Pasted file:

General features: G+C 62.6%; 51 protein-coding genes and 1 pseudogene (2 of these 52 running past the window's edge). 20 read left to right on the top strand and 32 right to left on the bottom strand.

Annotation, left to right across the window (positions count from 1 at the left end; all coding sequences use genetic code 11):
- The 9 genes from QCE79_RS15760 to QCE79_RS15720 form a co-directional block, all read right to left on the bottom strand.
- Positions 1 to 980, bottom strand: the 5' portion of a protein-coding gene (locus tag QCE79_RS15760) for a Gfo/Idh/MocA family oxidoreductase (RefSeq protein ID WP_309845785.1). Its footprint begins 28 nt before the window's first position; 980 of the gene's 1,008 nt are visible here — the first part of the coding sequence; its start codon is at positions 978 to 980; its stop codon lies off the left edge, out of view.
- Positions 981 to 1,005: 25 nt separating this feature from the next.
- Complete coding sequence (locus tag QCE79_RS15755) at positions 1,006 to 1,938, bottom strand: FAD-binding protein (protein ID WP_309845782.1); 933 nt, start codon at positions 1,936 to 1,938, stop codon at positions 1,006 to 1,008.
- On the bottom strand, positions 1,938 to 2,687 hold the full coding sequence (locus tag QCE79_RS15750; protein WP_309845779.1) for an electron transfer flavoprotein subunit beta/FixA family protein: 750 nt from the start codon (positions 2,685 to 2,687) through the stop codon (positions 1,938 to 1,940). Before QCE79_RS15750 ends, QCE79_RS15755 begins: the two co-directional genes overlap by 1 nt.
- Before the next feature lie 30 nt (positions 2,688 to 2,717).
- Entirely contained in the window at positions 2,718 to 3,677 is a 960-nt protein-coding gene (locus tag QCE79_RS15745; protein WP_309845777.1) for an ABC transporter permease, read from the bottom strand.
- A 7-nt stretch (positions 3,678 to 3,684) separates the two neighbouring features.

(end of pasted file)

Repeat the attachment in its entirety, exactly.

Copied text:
General features: G+C 62.6%; 51 protein-coding genes and 1 pseudogene (2 of these 52 running past the window's edge). 20 read left to right on the top strand and 32 right to left on the bottom strand.

Annotation, left to right across the window (positions count from 1 at the left end; all coding sequences use genetic code 11):
- The 9 genes from QCE79_RS15760 to QCE79_RS15720 form a co-directional block, all read right to left on the bottom strand.
- Positions 1 to 980, bottom strand: the 5' portion of a protein-coding gene (locus tag QCE79_RS15760) for a Gfo/Idh/MocA family oxidoreductase (RefSeq protein ID WP_309845785.1). Its footprint begins 28 nt before the window's first position; 980 of the gene's 1,008 nt are visible here — the first part of the coding sequence; its start codon is at positions 978 to 980; its stop codon lies off the left edge, out of view.
- Positions 981 to 1,005: 25 nt separating this feature from the next.
- Complete coding sequence (locus tag QCE79_RS15755) at positions 1,006 to 1,938, bottom strand: FAD-binding protein (protein ID WP_309845782.1); 933 nt, start codon at positions 1,936 to 1,938, stop codon at positions 1,006 to 1,008.
- On the bottom strand, positions 1,938 to 2,687 hold the full coding sequence (locus tag QCE79_RS15750; protein WP_309845779.1) for an electron transfer flavoprotein subunit beta/FixA family protein: 750 nt from the start codon (positions 2,685 to 2,687) through the stop codon (positions 1,938 to 1,940). Before QCE79_RS15750 ends, QCE79_RS15755 begins: the two co-directional genes overlap by 1 nt.
- Before the next feature lie 30 nt (positions 2,688 to 2,717).
- Entirely contained in the window at positions 2,718 to 3,677 is a 960-nt protein-coding gene (locus tag QCE79_RS15745; protein WP_309845777.1) for an ABC transporter permease, read from the bottom strand.
- A 7-nt stretch (positions 3,678 to 3,684) separates the two neighbouring features.